Introduction

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A considerable portion of all mobile phone calls is made in car contexts

(Koslowski, 2002). While the car context involves novel session management

considerations, little has been done to specifically support sustained car

conversations. We refer to sustained car conversations as telephone calls

supported by whichever phone resource suitable for the ongoing activity of

approaching, driving, or leaving the car.

Even though previous empirical studies acknowledge the ongoing nature of

conversations (Whitaker et al., 1997; Wiberg, 2001a) and the frequency of

media switches during these ongoing conversations (Nardi et al., 2000),

however, media switches between mobile phones (brought into or out of the

car) and in-car resources are poorly supported by current in-car conversation

systems. This is both a convenience and a safety problem. First, considerable

overhead work is required for transferring a call to the in-car phone resources

when entering the car for driving. In order to use the in-car phone resources

(such as in-car screens and dashboard buttons for phone manipulation), the call

must be ended and restored using the in-car phone. Second, as Salvucci (2001)

outlines, the car is a perceptually demanding and dynamic place. Secondary

tasks, such as talking on the phone, must be subordinated the primary task of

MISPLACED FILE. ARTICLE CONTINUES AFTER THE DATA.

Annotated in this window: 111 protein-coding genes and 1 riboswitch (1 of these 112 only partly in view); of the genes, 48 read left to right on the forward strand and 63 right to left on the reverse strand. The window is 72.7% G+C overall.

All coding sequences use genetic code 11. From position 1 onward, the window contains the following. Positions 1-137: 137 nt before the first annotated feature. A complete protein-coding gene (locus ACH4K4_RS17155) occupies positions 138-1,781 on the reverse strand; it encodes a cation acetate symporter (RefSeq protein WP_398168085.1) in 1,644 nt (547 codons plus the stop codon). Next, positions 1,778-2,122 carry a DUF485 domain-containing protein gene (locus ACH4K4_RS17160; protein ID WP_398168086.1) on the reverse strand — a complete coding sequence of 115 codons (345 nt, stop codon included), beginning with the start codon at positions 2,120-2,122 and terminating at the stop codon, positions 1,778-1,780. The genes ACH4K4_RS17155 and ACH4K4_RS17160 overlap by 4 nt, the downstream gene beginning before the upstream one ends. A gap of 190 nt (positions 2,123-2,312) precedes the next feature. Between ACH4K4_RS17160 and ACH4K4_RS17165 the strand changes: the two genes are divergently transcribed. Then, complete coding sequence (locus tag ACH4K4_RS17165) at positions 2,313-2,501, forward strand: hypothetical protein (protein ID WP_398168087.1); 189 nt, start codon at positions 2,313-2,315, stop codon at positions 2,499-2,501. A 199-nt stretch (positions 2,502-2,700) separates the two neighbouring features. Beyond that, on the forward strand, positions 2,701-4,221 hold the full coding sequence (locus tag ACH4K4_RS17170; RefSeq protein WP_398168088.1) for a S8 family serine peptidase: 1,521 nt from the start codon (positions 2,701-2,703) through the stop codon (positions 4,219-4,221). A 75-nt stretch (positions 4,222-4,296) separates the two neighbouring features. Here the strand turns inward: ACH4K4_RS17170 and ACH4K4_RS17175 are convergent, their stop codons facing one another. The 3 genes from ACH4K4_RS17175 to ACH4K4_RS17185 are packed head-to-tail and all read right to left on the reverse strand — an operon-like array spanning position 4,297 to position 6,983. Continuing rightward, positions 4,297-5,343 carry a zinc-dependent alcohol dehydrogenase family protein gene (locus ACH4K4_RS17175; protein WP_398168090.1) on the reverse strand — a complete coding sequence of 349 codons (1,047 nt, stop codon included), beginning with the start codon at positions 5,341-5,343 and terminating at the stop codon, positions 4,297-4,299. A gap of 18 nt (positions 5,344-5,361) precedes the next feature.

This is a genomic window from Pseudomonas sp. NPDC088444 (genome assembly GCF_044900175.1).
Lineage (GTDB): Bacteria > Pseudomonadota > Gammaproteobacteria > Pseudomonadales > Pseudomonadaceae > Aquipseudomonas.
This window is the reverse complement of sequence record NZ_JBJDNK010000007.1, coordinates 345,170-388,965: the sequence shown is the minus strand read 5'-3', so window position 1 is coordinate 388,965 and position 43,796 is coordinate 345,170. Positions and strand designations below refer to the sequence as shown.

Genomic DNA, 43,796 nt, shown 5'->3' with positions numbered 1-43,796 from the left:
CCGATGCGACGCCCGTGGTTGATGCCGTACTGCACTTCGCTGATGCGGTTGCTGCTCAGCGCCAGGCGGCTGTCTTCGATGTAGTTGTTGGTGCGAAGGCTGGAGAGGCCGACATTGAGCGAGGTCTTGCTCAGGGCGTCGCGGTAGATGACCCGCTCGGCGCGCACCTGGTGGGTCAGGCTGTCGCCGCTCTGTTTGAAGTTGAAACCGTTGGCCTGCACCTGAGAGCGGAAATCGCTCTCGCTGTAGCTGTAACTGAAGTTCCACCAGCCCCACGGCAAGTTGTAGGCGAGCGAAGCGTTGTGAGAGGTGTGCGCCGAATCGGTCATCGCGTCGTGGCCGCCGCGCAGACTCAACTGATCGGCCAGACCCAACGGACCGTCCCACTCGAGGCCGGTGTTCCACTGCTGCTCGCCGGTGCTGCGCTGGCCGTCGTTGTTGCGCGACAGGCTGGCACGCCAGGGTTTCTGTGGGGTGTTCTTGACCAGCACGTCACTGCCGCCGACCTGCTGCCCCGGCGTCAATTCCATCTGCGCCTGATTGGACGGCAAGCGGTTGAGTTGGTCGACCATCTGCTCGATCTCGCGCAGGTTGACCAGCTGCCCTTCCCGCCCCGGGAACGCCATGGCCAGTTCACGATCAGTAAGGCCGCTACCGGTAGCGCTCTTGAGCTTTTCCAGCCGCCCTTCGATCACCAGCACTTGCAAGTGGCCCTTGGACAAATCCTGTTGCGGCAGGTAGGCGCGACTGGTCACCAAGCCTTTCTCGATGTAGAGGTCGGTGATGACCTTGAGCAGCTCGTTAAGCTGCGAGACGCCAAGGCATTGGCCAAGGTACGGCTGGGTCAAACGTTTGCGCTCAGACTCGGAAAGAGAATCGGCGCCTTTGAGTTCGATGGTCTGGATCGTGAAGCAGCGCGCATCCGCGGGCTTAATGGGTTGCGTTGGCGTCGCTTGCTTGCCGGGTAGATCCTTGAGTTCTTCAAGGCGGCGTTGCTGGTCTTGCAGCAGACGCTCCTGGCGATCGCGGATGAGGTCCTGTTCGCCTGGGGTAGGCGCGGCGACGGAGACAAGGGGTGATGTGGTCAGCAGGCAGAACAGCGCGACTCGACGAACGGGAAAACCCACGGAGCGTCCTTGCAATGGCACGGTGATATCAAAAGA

driving the car. The safety hazards of mobile phone use are widely reported

(Brookhuis et al., 1991; Redelmeier & Tibshirani, 1997), and it can be

suggested that the lack of support for media switches is part of that problem.

In this chapter, we approach seamless car conversations across media platforms

(i.e., mobile phones and in-car resources) as a session management

problem. Session management within CSCW refers to the process of starting,

stopping, joining, leaving, and browsing collaborative situations (Edwards,

1994; Kristoffersen & Ljungberg, 1999; Wiberg, 2001a). While this research

focuses on session management on single media platforms (e.g., Edwards,

1994), however, it does not address sustained media switches during ongoing

sessions.

To address this problem, we have developed a session management model for

supporting user-controlled media switches during ongoing phone conversations.

The model is illustrated and validated by a car conversation system

prototype, SeamlessTalk, designed to increase convenience and safety. Based

on a use case developed according to Caroll’s (2000) task-artifact cycle, we

demonstrate how SeamlessTalk addresses the convenience and safety problems

of car conversations. The user-controlled session management model

contributes to current research on session management by addressing the

explicit/implicit session management dichotomy in multiple media situations.